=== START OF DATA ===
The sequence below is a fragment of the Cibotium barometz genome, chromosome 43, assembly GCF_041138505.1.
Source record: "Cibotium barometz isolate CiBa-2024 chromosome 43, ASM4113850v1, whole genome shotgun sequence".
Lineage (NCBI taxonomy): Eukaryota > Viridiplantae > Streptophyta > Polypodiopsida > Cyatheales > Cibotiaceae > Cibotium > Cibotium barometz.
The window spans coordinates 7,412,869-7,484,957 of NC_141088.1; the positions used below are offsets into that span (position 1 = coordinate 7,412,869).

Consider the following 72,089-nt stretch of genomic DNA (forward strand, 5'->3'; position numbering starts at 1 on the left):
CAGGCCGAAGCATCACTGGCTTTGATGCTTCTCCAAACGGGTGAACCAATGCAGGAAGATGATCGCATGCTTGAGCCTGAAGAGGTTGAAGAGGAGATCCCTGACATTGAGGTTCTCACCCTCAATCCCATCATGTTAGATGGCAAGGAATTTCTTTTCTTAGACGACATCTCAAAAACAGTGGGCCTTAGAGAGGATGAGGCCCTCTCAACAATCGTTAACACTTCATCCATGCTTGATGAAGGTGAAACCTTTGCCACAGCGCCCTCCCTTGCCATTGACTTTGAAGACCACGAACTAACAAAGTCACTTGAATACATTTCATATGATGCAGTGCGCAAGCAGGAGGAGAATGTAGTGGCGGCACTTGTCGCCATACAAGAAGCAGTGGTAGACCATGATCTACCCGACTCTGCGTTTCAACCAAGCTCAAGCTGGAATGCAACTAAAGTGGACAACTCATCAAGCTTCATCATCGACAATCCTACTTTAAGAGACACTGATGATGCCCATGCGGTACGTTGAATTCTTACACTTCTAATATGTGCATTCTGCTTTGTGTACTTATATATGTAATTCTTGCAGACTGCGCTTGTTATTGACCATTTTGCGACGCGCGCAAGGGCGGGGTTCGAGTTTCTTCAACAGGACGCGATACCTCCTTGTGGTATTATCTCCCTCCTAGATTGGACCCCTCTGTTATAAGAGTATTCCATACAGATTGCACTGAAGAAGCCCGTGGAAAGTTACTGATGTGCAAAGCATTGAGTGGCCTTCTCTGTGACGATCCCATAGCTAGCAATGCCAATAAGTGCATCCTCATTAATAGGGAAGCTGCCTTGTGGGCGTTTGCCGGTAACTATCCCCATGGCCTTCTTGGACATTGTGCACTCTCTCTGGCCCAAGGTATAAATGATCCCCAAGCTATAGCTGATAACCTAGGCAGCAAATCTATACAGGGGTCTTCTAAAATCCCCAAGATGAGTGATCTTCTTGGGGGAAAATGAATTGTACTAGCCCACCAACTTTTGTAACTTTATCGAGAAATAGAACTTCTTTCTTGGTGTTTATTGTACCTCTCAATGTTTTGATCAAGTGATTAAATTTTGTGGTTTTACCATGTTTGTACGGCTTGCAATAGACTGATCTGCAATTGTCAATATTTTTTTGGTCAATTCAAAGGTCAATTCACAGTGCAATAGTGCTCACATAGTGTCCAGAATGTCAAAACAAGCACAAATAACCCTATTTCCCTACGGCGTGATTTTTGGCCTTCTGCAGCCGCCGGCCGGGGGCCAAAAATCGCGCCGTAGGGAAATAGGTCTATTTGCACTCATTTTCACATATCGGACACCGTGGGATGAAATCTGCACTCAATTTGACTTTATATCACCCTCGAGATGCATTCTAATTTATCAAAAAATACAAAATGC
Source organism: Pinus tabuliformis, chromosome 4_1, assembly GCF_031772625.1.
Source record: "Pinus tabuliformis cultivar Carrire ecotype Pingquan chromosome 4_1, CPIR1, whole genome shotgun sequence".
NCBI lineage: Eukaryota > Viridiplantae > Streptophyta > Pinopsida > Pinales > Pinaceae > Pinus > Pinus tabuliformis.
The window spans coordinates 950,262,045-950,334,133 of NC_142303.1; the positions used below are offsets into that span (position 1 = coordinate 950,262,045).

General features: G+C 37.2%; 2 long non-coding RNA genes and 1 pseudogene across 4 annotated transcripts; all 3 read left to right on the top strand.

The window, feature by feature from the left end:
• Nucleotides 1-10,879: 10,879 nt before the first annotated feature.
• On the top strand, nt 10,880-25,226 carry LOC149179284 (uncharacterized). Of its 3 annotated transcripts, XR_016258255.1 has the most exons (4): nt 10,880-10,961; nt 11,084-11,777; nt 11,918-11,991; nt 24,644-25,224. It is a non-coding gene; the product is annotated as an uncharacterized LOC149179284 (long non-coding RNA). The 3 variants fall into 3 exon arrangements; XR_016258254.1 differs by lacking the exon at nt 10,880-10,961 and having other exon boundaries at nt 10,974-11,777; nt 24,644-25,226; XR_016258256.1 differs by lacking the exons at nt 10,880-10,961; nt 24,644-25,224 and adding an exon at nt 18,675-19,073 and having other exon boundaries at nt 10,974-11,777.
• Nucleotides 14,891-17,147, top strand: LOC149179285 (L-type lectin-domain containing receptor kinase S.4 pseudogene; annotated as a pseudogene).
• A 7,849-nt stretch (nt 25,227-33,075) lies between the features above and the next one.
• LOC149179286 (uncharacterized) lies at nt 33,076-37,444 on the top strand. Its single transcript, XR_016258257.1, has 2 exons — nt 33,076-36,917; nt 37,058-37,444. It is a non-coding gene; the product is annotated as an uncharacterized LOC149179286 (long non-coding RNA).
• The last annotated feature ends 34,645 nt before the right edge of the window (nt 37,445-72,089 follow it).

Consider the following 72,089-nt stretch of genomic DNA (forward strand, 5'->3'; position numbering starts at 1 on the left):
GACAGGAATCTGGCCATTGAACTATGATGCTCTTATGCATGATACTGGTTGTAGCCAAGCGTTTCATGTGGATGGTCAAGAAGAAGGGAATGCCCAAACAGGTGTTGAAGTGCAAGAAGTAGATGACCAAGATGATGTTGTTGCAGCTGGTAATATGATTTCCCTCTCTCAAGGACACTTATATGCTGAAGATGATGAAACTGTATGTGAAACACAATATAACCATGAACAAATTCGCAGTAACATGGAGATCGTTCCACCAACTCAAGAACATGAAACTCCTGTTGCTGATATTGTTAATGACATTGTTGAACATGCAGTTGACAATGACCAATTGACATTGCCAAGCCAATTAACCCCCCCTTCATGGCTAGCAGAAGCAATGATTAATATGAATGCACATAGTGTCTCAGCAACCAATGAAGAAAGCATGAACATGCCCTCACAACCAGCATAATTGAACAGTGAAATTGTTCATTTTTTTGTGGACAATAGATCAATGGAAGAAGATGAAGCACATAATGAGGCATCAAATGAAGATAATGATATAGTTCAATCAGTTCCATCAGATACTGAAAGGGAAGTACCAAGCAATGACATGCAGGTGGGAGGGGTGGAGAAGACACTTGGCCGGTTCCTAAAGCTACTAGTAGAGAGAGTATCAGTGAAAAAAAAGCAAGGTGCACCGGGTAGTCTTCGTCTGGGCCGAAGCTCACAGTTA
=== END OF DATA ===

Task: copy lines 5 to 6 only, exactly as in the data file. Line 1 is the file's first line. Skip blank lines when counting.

Consider the following 72,089-nt stretch of genomic DNA (forward strand, 5'->3'; position numbering starts at 1 on the left):
CAGGCCGAAGCATCACTGGCTTTGATGCTTCTCCAAACGGGTGAACCAATGCAGGAAGATGATCGCATGCTTGAGCCTGAAGAGGTTGAAGAGGAGATCCCTGACATTGAGGTTCTCACCCTCAATCCCATCATGTTAGATGGCAAGGAATTTCTTTTCTTAGACGACATCTCAAAAACAGTGGGCCTTAGAGAGGATGAGGCCCTCTCAACAATCGTTAACACTTCATCCATGCTTGATGAAGGTGAAACCTTTGCCACAGCGCCCTCCCTTGCCATTGACTTTGAAGACCACGAACTAACAAAGTCACTTGAATACATTTCATATGATGCAGTGCGCAAGCAGGAGGAGAATGTAGTGGCGGCACTTGTCGCCATACAAGAAGCAGTGGTAGACCATGATCTACCCGACTCTGCGTTTCAACCAAGCTCAAGCTGGAATGCAACTAAAGTGGACAACTCATCAAGCTTCATCATCGACAATCCTACTTTAAGAGACACTGATGATGCCCATGCGGTACGTTGAATTCTTACACTTCTAATATGTGCATTCTGCTTTGTGTACTTATATATGTAATTCTTGCAGACTGCGCTTGTTATTGACCATTTTGCGACGCGCGCAAGGGCGGGGTTCGAGTTTCTTCAACAGGACGCGATACCTCCTTGTGGTATTATCTCCCTCCTAGATTGGACCCCTCTGTTATAAGAGTATTCCATACAGATTGCACTGAAGAAGCCCGTGGAAAGTTACTGATGTGCAAAGCATTGAGTGGCCTTCTCTGTGACGATCCCATAGCTAGCAATGCCAATAAGTGCATCCTCATTAATAGGGAAGCTGCCTTGTGGGCGTTTGCCGGTAACTATCCCCATGGCCTTCTTGGACATTGTGCACTCTCTCTGGCCCAAGGTATAAATGATCCCCAAGCTATAGCTGATAACCTAGGCAGCAAATCTATACAGGGGTCTTCTAAAATCCCCAAGATGAGTGATCTTCTTGGGGGAAAATGAATTGTACTAGCCCACCAACTTTTGTAACTTTATCGAGAAATAGAACTTCTTTCTTGGTGTTTATTGTACCTCTCAATGTTTTGATCAAGTGATTAAATTTTGTGGTTTTACCATGTTTGTACGGCTTGCAATAGACTGATCTGCAATTGTCAATATTTTTTTGGTCAATTCAAAGGTCAATTCACAGTGCAATAGTGCTCACATAGTGTCCAGAATGTCAAAACAAGCACAAATAACCCTATTTCCCTACGGCGTGATTTTTGGCCTTCTGCAGCCGCCGGCCGGGGGCCAAAAATCGCGCCGTAGGGAAATAGGTCTATTTGCACTCATTTTCACATATCGGACACCGTGGGATGAAATCTGCACTCAATTTGACTTTATATCACCCTCGAGATGCATTCTAATTTATCAAAAAATACAAAATGC